A New Normal: How the transition back to normal has affected the student body

Harrison Balfour '24, Photographer

Isaac Quesada

Congratulations! You have survived a global pandemic! And all you have to show for it is two years of trauma, stress and a feeling of emptiness. In early March 2020, the Corona 19 Pandemic swept through the continental United States. It affected everyone, students and teachers were in one of the groups that were hit the hardest.

It is without a doubt that the 2020/2021 school year was unique. Gordon Hudson-Nelson 24’’ was an eighth grader and freshman amidst the chaos of Covid. Similar to many incoming freshmen, he missed out on a lot of the High School Experience.

“It’s your first time in high school, first time doing social events such as Homecoming, and a lot of that experience and that part of high school is very diluted over the screen,” Gordon said.
“Even when we got to come back (to in person school), we were still wearing masks. It felt limited.”

Some students thrived during Covid and getting used to the “new normal” was quite a challenge.

“ I only got straight A’s just because the teachers didn’t even want to teach half the time.” Kaden Overton ’24 said.

For Overton, online school was easy, but with the absence of in-person school, he also lost an integral part of High School.

“School was at least most of my social interactions,” Overton said, “I would log onto school, get my stuff done, then log off at 12.”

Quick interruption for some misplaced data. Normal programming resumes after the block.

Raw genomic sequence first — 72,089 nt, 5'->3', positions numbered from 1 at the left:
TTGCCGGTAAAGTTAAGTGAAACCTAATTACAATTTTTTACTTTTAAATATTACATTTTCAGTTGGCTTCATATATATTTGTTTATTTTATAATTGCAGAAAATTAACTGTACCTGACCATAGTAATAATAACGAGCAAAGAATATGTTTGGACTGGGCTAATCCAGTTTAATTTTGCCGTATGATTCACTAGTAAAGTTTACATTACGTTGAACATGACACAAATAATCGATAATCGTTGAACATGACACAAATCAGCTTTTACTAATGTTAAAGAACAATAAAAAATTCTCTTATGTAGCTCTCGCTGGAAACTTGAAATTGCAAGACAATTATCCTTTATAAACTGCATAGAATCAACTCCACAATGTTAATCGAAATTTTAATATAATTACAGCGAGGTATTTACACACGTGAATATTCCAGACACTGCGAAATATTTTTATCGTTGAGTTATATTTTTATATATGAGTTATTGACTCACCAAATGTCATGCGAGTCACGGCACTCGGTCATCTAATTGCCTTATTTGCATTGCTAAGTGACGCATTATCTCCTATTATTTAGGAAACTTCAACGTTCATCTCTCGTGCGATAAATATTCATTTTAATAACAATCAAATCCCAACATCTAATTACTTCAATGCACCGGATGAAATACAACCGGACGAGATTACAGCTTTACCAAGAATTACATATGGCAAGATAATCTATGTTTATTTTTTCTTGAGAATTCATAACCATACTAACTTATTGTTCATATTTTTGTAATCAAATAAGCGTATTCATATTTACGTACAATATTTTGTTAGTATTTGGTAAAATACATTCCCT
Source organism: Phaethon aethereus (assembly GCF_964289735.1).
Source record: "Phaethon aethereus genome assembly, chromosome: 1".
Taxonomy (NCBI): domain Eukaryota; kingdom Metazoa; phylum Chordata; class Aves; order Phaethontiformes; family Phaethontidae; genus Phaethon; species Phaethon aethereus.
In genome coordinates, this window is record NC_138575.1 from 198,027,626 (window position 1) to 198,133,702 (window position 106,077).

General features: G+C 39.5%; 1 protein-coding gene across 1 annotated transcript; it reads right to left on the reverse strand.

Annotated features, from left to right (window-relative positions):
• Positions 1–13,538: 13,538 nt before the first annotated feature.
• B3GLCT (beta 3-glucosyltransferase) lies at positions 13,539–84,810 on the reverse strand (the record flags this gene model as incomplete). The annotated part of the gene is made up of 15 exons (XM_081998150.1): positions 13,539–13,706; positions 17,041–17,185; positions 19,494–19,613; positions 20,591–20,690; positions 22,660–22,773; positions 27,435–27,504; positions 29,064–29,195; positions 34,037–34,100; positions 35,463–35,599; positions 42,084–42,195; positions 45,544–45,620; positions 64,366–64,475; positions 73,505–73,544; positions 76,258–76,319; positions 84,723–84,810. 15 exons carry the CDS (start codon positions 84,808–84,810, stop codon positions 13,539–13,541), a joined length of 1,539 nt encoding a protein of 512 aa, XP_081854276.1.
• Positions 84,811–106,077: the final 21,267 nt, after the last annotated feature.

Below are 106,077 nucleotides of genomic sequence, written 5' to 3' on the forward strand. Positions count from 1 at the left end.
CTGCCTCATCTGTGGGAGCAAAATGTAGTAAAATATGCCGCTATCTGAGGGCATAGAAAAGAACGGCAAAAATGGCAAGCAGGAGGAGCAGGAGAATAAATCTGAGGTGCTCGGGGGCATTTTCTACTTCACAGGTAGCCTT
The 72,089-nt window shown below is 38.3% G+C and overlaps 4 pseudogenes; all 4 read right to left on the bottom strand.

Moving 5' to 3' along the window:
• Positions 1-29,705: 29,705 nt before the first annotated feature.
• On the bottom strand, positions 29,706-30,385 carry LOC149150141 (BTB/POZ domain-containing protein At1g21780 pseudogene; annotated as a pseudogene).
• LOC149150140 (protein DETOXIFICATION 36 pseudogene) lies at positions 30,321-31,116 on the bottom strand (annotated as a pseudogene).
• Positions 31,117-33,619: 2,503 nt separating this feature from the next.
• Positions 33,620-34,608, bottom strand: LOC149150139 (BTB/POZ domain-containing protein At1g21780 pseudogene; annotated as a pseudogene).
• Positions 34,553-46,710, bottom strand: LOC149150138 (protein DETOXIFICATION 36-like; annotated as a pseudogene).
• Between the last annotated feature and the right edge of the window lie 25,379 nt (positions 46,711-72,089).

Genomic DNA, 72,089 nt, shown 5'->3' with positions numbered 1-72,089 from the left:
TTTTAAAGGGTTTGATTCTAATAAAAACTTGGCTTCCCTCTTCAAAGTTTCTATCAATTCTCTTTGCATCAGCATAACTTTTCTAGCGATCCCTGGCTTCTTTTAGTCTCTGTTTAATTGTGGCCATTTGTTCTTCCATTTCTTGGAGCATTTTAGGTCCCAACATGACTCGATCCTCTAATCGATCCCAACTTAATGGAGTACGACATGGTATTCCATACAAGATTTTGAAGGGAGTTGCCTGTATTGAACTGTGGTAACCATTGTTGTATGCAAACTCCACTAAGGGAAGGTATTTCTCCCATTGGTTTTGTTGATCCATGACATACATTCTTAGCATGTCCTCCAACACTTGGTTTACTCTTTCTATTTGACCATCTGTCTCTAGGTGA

Now that quarantine has ended and we are four years into the pandemic, many emotions towards Covid are mixed. The Global pandemic left many feeling melancholy and hopeless, but now, it seems to hardly affect our lives anymore.

“I think for a lot of us, (covid) was that pause that made us realize what we value most.” English teacher Elizabeth Lulis  said.

Lulis added she is among those who have a more optimistic recollection of Quarantine.

“We were extremely blessed that no one in our family got seriously ill,” Lulis said, “So it was really nice to have us all under one roof.”

With the world returning to a new status quo that is reminiscent of pre-covid days, some may feel a longing for the simplicity of quarantine.

“How beautiful the time was when we literally had dinner together every night as a family,” Lulis said. “My husband got to work from home, which had never happened before. So, you know, for us just our little foursome to be together I think matters the most.”

Many student’s performance in school diminished over online school due to difficulty in understanding the subject matter through screens.

“How you did over online schooling, depends on the student,” Lulis said. “For some students, you have to learn more autonomy. And so if they were able to self motivate and coordinate their schedules and plan, it went really, really well.”

For the students who struggled throughout lockdown, the return to in-person school was warmly welcomed.

“I think for a lot of us, (lockdown) was that pause that made us realize what we value most,” Lulis said.